In 2019-20, the Chancellor's English Essay Prize was awarded to Helena Telezynska for her entry ‘On Ambiguity’. The judges would like to thank all those who entered.

The Chancellor's English Essay Prize, the value of which is £250, providing there is an entry of sufficient merit, is open to members of the University who on the closing date for receipt of essays have not exceeded four years from the date of their matriculation. The subject of the essay is 'Ambiguity'. Essays should not exceed 12,500 words in length.  The prize will not be awarded twice to the same person.

Entries should be submitted by email with the subject "Chancellor's English Essay Prize" to the English Faculty Office, not later than Monday of 8th Week, Hilary Term 2020. Authors should conceal their names and identify their entry documents with a motto. Please complete the contact details form and submit this alongside your entry.

The winner for the Shelley-Mills Prize in 2019-20 was Franklin Nelson, for his entry "‘Th[ese] thing[s] of darkness’: Transnational Caliban(s)". The judges would like to thank all those who entered.

This prize, the purpose of which is to promote the study of the works of William Shakespeare, providing there is an entry of sufficient merit, is open to members of the University who on the date of this supplement have not exceeded three years from matriculation; and who have not been a member of any other university for more than a year.

The value of the prize is about £80, and will be awarded for the best essay on the subject of: ‘Shakespeare, Race and Nation.' The essays should consist of about 5,000 words.

Entries should be submitted by email with the subject "Shelley-Mills Prize" to the English Faculty Office, not later than Monday of 8th Week, Hilary Term 2020. Authors should conceal their names and identify their entry documents with a motto. Please complete the contact details form and submit this alongside your entry.

In addition, candidates must also submit a statement by the Head or Senior Tutor of their College that they have not been a member of any university other than Oxford for more than one year.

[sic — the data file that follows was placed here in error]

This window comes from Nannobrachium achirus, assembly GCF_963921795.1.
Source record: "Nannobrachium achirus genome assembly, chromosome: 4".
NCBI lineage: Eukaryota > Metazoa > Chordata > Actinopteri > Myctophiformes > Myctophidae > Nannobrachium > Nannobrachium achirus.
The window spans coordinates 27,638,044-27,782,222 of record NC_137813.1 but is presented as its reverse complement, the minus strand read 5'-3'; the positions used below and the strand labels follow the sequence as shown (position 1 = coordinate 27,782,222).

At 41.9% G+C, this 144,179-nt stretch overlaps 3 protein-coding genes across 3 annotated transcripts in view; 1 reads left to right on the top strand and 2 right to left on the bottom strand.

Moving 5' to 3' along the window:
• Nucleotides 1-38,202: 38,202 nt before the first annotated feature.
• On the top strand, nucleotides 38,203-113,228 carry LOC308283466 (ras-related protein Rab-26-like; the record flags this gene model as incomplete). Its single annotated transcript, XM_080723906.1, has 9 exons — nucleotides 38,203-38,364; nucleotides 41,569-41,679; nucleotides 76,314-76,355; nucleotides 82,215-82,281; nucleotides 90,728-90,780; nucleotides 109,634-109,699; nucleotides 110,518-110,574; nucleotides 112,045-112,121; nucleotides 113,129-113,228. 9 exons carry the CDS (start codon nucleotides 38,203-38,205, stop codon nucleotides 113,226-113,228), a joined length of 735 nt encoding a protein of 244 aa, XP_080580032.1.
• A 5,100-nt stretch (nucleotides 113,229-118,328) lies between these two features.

In 2018-19, the Lord Alfred Douglas Memorial Prize was awarded to Yvette Siegert for her poem ‘Minerva’. The judges would like to thank all who entered, and wish them luck in the future.

A prize of £500 will be awarded, providing there is an entry of sufficient merit, for the best sonnet or other poem written in English and in strict rhyming metre. Any member of the University, who is registered for a degree of the University, whether as an undergraduate or a graduate student, may enter for the prize. The prize shall not be awarded more than once to the same person. A copy of the winning entry shall be deposited in the Bodleian Library.

The prize is open to current undergraduate and graduate students. The maximum number of entries per person is three. 

Entries should be submitted by email with the subject "Lord Alfred Douglas Prize" to the English Faculty Office, not later than Monday of 1st Week, Trinity Term 2020. Authors should conceal their names and identify their entry documents with a motto. Multiple entries should also be numbered. Please complete the contact details form and submit this alongside your entry.

The subject for the 2018-19 prize was: 'I am the true vine' (John 15.1). The winner for the English Poem on a Sacred Subject Prize in 2019 was Flora de Falbe for her entry 'Christo Velato'. The runner-up award was given to Professor Peter Davidson, for his entry 'The True Vine'. The judges would like to thank all those who entered.

The English Poem on a Sacred Subject Prize runs every third year.  The next Prize will be open in 2022.

The poem must consist of not less than sixty or more than 300 lines. It may be blank verse or in any form of verse rhymed in couplets or stanzas. There is a tradition which discourages dramatic form of composition for this prize.

Candidates for the prize (value of about £2,000) shall be members of the University who, not later than the closing date for entries for the competition, shall have qualified by examination for a degree of the University; or shall hold the Degree of Master of Arts by incorporation or by decree or by resolution; or shall hold the status of Master of Arts; or shall have qualified by examination for a degree of any other university. The judges may, at their discretion, also make an award to the proxime accessit. Should no such award be made the value of the main award will be increased. The prize may not be awarded more than twice to the same person.